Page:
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Magic Valley EC News

Teach for America

Local instructor represents national organization

Teach for America (TFA) is a national nonprofit organization committed to the vision that all children deserve access to an excellent education. The organization finds outstanding leaders, who dedicate themselves to ending educational inequity, beginning with an initial two-year commitment to teach in some of the nation’s most underserved schools. Here in the Rio Grande Valley, 55 teachers, known as corps members, work in nine districts across the region. Since 2003, through its sponsorship of the organization, Magic Valley Electric Cooperative has supported educators who teach within its service area. Here is a deeper look at one of those current teachers.

Brief Bio: Corps Year, Grade/Subject Taught, School

Hi! My name is José Luis Castillo, and I am a 2020 Teach for America corps member, teaching 7th grade math at Audie Murphy Middle School, in PSJA ISD.

What motivated you to apply to join Teach for America and choose to teach in the Rio Grande Valley?

I studied chemical engineering in college, and even though I enjoyed the majority of my courses, I felt as though something was missing. When my senior year of college came around, I knew I wanted to help others, but it wasn’t until I spoke to my Teach for America recruiter that I finally decided how I would do so. TFA’s mission of seeking equity for all deeply resonated with me and reminded me of my former teachers, some of whom were from TFA and who, thanks to their constant encouragement, helped me get to and through college. Having grown up in a low-income and primarily Hispanic community in California, I understood the importance of having strong and passionate teachers in the classroom. I wanted to be able to push my students to reach their full potential in STEM the same way that my TFA teachers did for me.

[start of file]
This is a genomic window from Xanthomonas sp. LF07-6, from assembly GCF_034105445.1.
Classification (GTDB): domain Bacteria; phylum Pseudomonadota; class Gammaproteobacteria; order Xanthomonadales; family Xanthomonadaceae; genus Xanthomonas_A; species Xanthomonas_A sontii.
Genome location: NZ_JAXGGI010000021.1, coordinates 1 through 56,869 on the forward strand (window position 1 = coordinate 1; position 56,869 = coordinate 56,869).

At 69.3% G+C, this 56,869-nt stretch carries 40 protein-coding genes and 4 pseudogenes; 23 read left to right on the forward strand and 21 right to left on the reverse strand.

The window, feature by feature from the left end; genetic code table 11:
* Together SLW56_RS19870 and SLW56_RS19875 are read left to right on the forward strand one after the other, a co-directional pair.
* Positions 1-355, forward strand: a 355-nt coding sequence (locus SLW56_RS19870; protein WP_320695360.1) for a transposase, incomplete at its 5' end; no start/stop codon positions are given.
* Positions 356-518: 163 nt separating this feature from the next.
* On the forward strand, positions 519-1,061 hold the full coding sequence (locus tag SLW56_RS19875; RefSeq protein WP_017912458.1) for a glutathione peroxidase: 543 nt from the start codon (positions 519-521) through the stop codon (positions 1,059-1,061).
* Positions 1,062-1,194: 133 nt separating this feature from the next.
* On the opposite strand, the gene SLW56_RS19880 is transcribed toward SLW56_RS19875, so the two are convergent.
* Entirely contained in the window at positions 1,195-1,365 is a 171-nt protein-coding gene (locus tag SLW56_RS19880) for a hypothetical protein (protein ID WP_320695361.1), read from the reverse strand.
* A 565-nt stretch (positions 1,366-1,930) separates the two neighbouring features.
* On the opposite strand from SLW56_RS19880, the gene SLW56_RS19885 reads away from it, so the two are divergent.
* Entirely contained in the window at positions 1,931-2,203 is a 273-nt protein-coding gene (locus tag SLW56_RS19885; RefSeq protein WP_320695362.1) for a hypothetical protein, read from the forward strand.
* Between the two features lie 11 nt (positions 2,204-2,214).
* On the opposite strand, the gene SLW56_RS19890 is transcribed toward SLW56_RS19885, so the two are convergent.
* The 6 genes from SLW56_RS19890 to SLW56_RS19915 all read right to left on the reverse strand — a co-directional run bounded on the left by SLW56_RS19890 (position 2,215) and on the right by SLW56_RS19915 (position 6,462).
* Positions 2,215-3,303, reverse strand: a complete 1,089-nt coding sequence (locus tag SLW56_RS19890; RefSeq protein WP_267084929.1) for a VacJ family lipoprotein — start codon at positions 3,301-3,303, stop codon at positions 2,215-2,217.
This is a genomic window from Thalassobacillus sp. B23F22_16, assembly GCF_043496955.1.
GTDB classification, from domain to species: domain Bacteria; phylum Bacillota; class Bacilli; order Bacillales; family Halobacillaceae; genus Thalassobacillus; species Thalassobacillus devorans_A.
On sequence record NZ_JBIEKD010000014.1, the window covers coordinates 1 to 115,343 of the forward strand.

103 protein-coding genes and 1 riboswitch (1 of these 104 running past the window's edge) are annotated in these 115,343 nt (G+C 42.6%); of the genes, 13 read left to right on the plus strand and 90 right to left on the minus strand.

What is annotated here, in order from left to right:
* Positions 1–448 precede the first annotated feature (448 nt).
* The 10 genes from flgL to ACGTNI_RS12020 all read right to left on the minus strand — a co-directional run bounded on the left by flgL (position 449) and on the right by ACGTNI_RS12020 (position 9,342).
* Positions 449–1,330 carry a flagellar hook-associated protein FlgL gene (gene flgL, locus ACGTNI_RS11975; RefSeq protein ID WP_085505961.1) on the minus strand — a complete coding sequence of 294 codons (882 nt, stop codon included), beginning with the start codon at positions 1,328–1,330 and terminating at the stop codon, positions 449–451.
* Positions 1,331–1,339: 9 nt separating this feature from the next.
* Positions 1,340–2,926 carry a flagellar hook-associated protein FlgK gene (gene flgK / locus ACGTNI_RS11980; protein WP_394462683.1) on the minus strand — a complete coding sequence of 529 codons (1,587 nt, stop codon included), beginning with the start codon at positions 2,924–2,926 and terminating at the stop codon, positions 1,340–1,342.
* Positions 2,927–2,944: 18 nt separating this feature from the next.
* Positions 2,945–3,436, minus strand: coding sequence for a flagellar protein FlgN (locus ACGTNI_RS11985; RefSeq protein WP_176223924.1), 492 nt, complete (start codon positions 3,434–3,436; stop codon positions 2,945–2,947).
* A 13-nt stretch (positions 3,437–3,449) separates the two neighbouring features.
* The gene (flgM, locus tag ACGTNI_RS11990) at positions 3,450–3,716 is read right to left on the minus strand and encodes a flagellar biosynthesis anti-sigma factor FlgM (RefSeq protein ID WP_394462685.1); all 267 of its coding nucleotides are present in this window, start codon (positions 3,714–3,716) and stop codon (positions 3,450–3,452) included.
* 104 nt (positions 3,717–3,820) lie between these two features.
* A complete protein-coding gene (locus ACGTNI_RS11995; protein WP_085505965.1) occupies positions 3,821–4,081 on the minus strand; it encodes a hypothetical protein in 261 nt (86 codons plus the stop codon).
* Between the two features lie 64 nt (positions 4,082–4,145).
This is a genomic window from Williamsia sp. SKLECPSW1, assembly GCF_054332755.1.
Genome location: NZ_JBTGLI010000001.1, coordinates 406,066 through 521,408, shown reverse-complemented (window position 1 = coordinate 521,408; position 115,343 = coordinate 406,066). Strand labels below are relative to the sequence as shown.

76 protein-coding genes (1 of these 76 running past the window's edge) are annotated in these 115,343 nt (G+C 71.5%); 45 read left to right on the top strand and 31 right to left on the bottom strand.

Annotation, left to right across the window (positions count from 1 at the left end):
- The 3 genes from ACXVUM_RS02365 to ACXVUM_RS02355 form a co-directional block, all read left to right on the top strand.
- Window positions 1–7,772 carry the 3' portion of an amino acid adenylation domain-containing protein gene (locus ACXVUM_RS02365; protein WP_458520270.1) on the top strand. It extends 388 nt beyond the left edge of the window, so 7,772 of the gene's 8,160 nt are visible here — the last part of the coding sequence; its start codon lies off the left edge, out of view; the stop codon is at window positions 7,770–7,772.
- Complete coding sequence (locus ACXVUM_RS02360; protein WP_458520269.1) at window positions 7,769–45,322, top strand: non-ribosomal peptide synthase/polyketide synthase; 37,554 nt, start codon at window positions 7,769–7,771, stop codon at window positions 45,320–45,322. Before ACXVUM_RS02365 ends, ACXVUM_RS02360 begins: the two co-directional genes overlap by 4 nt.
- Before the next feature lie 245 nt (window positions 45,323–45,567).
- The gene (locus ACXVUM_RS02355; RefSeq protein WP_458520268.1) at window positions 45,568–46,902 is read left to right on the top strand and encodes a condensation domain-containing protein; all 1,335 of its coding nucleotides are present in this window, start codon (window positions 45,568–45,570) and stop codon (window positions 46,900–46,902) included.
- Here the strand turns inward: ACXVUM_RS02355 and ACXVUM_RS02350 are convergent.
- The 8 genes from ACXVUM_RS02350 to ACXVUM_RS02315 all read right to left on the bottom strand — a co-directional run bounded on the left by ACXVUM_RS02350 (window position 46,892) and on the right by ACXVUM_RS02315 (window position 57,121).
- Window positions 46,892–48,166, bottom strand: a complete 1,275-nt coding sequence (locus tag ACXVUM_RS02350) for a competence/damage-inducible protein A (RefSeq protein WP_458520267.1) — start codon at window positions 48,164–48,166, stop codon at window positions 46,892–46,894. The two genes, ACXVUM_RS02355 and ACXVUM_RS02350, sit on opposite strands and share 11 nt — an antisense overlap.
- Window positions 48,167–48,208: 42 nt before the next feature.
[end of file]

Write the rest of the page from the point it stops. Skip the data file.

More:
If you could change one thing for your students, what would it be?

If there were one thing that I could change for my students, it would be for them to have the ability to be just students. I grew up hearing that our only job as kids was to go to school and get good grades. However, that’s not the reality for so many of the children I teach. They have so much pressure on them to take on and deal with so many other things at home that we can’t expect them to come to school at their best every single day. All of that pressure in turn puts a lot of strain on their mental health that they struggle to deal with, so I wish they also truly understood that there are resources available to help them.

What lessons are you learning now that will help you continue to work toward educational equity in the future?

I’m learning that, as educators, we cannot just be passive sources of information; we need to be responsive to the various needs of all students in the classroom. The education system may never truly become what we need it to be for our students—I think most TFA teachers can tell you about the inequities they see at play daily—but the difference continues to be caring teachers pushing their students to work hard and dream big. I will continue working to improve as an educator in order to help these students seek and reach for the opportunities that an inequitable education system can rob them of.

Can you share an anecdote or personal experience from your classroom or school?

It is difficult to choose one personal anecdote from my classroom because my experience has been an accumulation of many joyful and funny moments with my students. However, there have been instances that have truly made me feel like I am making a difference with these kids, despite any doubts that may come up. Just two weeks ago, I had one of my students ask me if I could please teach 8th grade next year instead of 7th grade so that I could continue moving forward with her class. It can be difficult, especially in this first in-person year of teaching, to feel like I am having a positive impact on these students when teaching them a subject that they typically hate, like math. To hear my student ask me such a simple question and follow up with multiple points to try and convince me to make a grade-level switch really highlighted for me how these students truly feel about me. It helped me see that I am accomplishing what I set out to do, which was to help these kids enjoy math again. Moments like that show me that I have chosen the perfect career path for myself.